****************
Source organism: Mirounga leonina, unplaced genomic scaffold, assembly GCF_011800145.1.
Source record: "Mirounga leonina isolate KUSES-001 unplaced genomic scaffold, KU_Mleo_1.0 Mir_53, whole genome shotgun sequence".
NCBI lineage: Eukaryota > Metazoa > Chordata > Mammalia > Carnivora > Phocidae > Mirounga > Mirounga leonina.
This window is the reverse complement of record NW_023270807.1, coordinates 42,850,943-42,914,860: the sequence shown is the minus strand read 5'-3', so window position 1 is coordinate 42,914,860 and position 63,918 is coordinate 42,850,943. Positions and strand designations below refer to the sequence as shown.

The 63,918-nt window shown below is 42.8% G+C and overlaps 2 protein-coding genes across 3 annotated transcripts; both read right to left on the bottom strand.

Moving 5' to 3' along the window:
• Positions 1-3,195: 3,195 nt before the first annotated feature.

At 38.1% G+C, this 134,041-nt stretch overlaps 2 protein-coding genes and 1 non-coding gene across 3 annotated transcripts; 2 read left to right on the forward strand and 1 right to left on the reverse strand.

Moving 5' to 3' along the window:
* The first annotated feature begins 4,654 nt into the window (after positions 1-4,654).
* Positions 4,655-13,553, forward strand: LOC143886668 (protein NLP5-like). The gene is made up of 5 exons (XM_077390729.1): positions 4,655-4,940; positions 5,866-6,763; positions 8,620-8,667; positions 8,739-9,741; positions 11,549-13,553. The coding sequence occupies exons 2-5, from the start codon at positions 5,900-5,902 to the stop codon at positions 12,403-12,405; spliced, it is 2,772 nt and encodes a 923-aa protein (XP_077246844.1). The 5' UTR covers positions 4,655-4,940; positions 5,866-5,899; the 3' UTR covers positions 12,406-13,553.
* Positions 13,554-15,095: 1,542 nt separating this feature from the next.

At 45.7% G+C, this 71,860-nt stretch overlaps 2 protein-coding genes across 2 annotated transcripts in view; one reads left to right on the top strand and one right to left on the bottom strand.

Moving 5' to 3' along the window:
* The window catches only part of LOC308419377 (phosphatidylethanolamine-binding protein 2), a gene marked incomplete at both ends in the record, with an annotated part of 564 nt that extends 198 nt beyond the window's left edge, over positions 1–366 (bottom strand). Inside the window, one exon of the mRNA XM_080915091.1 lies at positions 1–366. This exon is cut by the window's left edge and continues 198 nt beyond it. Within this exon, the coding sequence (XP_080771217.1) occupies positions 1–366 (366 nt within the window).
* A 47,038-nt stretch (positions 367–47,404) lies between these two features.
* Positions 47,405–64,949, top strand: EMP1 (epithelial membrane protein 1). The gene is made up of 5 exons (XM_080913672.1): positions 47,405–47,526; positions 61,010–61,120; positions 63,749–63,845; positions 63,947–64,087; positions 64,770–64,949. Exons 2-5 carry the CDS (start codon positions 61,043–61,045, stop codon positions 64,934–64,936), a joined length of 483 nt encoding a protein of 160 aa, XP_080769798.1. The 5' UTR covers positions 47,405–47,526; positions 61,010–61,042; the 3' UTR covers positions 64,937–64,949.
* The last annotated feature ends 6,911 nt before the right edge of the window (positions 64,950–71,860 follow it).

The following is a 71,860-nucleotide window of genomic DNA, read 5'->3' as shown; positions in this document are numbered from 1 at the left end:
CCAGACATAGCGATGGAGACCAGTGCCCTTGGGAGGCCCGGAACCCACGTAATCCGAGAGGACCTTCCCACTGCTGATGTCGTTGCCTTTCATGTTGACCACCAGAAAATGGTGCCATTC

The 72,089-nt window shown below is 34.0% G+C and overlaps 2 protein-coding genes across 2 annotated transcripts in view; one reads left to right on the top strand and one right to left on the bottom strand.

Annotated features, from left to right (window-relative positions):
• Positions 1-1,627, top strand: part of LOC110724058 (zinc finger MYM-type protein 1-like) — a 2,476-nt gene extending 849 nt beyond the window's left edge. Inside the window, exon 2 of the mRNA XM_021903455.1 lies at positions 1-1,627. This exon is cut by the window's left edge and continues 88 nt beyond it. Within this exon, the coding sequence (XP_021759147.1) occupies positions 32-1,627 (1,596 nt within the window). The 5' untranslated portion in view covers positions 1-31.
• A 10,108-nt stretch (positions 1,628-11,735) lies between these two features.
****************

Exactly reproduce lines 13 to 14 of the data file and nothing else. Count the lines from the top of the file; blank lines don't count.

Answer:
At 45.7% G+C, this 71,860-nt stretch overlaps 2 protein-coding genes across 2 annotated transcripts in view; one reads left to right on the top strand and one right to left on the bottom strand.

Moving 5' to 3' along the window: